Polar Ice Study, Soccer Ball Science and Communication Satellite Retired This Week @ NASA

Polar Ice Study, Soccer Ball Science and Communication Satellite Retired This Week @ NASA
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This Week at NASA… A NASA-sponsored mission in Alaska is exploring
how changes in the Arctic’s sea ice cover may be contributing to global warming.
ICESCAPE, for Impacts of Climate on Ecosystems and Chemistry of the Arctic Pacific
Environment,” is working its way through the Bering Strait headed for the Chukchi
and Beaufort seas. For the next few weeks, biologists and biogeochemists aboard
a high-tech icebreaker called the “Healy” will study ocean and sea ice samples for their
physical, chemical, and biological characteristics. “First we will be measuring how thick the
ice is, we will be doing surveys along to see the variability and ice thickness and
then we will also be looking at how sunlight interacts with that ice cover. What
we will doing is measuring how much sunlight reaches that surface, how much of
that sunlight is reflected from the surface, how much sunlight is absorbed in
the ice and how much is transmitted into the ocean.” Scientists want to determine how changes in
the polar region may inhibit the ocean’s ability to absorb carbon from the atmosphere.
The greenhouse gas carbon dioxide is a leading cause of global warming. It was the first satellite of its kind, able
to relay commands, navigate, receive data and
allow ground controllers to talk with space shuttle crews in orbit. Now, after years of
continuous service to more than a dozen missions, NASA’s Tracking and Data Relay
Satellite, TDRS 1 is retiring. And Liftoff, liftoff of the orbiter Challenger
and the sixth flight of the Space shuttle!!!! We have a go for deploy!!! Launched with shuttle Challenger on the orbiter’s
maiden voyage in 1983, TDRS 1 replaced NASA’s reliance upon a system of
ground-based stations having limited global coverage with 24/7 global space communications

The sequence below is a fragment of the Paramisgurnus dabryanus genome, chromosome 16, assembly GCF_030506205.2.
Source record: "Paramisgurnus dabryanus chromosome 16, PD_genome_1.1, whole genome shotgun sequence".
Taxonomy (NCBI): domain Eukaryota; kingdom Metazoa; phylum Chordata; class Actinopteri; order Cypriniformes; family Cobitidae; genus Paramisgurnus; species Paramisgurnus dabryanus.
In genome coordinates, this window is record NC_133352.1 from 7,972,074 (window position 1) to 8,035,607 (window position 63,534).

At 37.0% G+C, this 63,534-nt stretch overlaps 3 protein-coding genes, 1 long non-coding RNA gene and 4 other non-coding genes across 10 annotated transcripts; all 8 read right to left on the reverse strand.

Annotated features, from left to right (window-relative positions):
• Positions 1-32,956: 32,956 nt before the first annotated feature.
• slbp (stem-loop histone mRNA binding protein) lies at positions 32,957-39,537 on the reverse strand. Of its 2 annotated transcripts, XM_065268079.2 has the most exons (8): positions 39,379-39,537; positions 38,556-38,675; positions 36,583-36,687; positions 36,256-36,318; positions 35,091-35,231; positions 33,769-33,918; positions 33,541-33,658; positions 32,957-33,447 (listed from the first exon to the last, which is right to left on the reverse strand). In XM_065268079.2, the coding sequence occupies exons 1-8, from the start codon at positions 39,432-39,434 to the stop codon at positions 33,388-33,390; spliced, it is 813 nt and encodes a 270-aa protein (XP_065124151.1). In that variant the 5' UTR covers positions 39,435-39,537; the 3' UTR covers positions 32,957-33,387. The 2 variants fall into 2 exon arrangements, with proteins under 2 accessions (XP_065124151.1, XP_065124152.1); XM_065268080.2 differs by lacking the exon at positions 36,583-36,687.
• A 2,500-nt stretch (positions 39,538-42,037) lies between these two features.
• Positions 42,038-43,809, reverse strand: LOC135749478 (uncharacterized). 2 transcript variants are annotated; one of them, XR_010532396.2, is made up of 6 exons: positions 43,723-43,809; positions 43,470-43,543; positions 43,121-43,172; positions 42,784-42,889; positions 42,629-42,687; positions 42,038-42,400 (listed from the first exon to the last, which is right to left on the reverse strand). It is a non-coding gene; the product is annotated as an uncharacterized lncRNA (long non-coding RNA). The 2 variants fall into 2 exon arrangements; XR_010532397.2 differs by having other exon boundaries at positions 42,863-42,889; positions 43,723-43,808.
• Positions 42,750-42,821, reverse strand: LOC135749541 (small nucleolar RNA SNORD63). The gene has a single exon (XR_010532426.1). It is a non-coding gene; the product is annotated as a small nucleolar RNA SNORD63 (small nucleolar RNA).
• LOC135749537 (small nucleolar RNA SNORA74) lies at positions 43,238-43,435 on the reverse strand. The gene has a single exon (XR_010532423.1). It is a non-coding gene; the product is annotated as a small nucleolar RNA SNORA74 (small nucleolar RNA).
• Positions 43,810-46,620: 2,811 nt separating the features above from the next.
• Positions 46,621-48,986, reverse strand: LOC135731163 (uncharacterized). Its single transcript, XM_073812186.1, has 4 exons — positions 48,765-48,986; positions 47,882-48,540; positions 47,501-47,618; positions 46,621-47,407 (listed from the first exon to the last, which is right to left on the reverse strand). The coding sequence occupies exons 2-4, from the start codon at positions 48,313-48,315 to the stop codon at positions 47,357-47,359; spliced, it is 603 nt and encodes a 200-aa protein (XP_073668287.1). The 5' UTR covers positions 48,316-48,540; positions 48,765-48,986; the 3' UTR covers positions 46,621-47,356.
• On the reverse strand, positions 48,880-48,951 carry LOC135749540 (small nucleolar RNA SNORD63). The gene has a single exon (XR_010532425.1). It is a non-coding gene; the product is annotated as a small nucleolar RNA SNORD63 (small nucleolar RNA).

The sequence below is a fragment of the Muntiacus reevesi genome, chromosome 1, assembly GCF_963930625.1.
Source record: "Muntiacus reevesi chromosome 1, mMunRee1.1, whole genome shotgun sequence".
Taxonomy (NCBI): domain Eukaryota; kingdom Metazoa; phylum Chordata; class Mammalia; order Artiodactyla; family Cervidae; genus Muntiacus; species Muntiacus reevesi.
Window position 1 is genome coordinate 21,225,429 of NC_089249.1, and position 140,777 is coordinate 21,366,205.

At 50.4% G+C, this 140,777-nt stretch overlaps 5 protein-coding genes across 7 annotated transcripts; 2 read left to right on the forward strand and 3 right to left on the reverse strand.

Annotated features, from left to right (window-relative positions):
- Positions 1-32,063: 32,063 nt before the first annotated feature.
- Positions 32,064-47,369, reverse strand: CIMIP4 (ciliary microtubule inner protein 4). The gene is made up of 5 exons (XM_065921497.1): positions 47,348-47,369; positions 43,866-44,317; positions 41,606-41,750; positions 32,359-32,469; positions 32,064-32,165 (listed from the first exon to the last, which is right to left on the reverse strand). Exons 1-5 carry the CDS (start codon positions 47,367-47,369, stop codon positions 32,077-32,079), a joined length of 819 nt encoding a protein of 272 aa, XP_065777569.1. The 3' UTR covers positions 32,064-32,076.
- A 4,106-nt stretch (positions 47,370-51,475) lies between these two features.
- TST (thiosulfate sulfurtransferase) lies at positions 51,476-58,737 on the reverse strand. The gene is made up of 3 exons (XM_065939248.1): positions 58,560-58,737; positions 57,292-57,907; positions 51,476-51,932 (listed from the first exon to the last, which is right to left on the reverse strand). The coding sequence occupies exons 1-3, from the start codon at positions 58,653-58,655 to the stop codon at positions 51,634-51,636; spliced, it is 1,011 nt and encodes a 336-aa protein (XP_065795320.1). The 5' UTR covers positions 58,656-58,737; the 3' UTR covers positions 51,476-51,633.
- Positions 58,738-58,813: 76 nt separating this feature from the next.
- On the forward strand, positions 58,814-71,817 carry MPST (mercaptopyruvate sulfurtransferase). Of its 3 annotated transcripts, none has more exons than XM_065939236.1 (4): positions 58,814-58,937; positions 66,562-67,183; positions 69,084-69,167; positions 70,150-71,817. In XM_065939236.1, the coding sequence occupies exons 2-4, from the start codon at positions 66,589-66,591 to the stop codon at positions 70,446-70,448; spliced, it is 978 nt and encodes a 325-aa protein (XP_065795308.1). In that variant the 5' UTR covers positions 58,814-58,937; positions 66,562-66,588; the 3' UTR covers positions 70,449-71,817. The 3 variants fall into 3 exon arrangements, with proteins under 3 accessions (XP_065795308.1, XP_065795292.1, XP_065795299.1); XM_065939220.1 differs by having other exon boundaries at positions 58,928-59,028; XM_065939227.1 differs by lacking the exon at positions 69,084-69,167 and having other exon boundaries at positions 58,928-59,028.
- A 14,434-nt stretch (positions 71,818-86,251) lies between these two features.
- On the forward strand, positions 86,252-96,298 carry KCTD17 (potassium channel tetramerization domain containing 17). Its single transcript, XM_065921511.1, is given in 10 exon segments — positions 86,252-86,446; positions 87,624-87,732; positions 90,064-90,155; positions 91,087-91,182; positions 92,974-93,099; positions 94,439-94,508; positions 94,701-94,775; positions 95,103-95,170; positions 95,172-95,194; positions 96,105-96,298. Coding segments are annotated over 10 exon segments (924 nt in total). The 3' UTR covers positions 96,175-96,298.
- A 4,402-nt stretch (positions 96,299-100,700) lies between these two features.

capabilities. “When the TDRS went up, it was for the shuttle,
and so the shuttle was really the first mission to use it, and so eventually
then, we had Earth Science missions and Space Science missions and obviously, I think
the most famous is what we do with Hubble today that uses the TDRS space
craft to relay all it’s marvelous pictures of the heavens.” Among other successes, TDRS1 was the first
satellite used to support launches from the Kennedy Space Center in Florida in the
early 1990s, and it relayed the first phone call between the South and North poles. “When TDRS became a daily service for the
National Science Foundation team at the South Pole they set up their day around
when TDRS F1 was available, normally about 5 to 6 hours a day so they
could do their emails, send files, you know, receive information, communicate with,
you know, their families and loved ones. So, it was, for them it was an absolute
game changer.” And, literally, the South Pole Station’s
lifeline. During a highly-publicized medical emergency there in 1999, U.S. doctors used
TDRS1’s high-speed connectivity to assist weather-stranded scientist Jerri Nielsen through
her own breast-biopsy. TDRS-1 arrived at its final destination, about
22,500 miles above the Earth on June 13 and will be shut down this week to begin the
updating of NASA’s TDRS suite of eight satellites.
“Well, you’re saying goodbye to a friend who has served the nation well, but there
will be more friends that will come along when we launch the next generation of
TDRS space craft.” Three, two, one launch, launch, launch!!! The replica Orion crew module used in the highly-successful